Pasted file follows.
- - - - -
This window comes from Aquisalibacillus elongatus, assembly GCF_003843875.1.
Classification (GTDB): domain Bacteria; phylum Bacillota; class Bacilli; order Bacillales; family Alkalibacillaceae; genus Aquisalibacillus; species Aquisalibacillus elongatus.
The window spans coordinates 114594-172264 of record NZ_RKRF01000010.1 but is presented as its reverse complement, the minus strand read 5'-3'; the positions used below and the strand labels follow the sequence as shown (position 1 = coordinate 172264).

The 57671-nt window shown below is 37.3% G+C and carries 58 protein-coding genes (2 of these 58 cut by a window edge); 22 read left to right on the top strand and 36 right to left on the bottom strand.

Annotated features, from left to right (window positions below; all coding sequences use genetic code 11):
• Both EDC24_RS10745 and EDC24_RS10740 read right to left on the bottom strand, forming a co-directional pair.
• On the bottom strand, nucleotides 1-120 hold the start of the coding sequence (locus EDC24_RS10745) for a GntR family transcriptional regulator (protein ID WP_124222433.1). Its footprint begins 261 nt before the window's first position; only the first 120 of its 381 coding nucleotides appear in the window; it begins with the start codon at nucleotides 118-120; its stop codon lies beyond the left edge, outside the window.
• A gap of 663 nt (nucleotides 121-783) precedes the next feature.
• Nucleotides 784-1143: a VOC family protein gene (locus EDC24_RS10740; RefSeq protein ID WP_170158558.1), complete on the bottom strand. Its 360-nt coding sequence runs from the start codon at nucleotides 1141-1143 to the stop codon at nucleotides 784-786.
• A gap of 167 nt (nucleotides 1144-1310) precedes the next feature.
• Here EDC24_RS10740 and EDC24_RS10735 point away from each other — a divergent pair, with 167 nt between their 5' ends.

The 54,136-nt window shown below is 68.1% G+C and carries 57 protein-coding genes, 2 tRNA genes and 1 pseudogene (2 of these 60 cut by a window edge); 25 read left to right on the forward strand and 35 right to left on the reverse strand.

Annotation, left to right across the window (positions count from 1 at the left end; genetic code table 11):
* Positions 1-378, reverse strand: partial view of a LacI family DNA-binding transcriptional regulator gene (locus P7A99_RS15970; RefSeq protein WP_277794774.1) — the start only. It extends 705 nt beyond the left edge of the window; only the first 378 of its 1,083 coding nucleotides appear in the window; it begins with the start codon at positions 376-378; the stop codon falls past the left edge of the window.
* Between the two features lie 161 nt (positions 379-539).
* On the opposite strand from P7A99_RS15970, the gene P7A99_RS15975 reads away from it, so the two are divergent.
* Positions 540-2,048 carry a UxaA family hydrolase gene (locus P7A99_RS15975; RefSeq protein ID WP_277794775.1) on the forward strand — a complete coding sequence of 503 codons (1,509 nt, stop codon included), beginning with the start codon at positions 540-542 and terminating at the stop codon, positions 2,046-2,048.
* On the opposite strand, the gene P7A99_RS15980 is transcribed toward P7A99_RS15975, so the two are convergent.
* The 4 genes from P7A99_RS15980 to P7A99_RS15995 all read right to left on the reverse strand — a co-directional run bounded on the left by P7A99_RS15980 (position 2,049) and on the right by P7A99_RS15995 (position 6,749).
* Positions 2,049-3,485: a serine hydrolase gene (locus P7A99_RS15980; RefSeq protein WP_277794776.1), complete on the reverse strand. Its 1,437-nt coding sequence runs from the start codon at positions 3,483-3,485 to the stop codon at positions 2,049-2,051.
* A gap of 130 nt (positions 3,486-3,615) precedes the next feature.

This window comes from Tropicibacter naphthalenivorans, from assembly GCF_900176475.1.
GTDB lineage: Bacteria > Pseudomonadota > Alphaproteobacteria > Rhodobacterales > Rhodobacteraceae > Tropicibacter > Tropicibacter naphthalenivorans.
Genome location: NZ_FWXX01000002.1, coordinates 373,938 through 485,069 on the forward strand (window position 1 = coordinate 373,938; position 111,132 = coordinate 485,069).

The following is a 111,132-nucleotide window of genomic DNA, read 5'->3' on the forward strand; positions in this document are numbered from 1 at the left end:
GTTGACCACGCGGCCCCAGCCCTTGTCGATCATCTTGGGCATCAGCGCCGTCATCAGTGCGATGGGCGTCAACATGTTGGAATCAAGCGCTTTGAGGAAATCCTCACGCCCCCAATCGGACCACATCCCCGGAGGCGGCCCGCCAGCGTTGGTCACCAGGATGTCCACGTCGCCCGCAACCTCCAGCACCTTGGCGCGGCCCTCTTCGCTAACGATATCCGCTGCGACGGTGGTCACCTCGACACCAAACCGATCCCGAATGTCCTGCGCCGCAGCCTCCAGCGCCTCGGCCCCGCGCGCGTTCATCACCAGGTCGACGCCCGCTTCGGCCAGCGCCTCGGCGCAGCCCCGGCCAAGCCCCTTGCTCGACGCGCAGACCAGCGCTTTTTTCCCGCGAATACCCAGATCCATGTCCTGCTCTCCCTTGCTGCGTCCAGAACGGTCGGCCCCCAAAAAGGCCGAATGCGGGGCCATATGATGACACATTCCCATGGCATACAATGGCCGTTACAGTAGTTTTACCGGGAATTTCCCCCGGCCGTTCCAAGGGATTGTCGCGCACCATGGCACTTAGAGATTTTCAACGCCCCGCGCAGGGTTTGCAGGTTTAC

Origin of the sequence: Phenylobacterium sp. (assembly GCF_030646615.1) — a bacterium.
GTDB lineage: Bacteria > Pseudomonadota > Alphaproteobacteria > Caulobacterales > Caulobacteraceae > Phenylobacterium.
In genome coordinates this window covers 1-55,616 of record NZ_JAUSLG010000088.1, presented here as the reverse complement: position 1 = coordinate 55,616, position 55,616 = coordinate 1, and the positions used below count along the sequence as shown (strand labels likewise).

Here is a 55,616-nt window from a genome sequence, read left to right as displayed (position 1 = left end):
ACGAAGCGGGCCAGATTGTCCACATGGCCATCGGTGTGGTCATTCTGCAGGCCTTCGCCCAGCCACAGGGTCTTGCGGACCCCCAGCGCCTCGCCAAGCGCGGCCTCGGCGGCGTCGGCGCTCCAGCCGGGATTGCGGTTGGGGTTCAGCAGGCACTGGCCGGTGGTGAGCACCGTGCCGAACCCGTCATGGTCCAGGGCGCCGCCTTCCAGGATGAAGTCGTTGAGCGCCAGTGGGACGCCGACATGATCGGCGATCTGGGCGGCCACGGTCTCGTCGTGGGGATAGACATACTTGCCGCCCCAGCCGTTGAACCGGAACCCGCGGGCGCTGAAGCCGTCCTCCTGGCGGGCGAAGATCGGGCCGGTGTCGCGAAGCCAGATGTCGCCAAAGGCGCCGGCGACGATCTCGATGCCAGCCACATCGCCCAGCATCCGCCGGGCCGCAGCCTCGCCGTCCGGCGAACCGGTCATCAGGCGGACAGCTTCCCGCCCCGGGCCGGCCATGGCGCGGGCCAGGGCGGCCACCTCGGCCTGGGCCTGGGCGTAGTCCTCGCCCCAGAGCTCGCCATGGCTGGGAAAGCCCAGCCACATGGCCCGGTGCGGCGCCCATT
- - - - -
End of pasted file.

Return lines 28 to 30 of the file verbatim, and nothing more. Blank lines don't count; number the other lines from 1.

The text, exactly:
GTDB lineage: Bacteria > Pseudomonadota > Alphaproteobacteria > Caulobacterales > Caulobacteraceae > Phenylobacterium.
In genome coordinates this window covers 1-55,616 of record NZ_JAUSLG010000088.1, presented here as the reverse complement: position 1 = coordinate 55,616, position 55,616 = coordinate 1, and the positions used below count along the sequence as shown (strand labels likewise).

Here is a 55,616-nt window from a genome sequence, read left to right as displayed (position 1 = left end):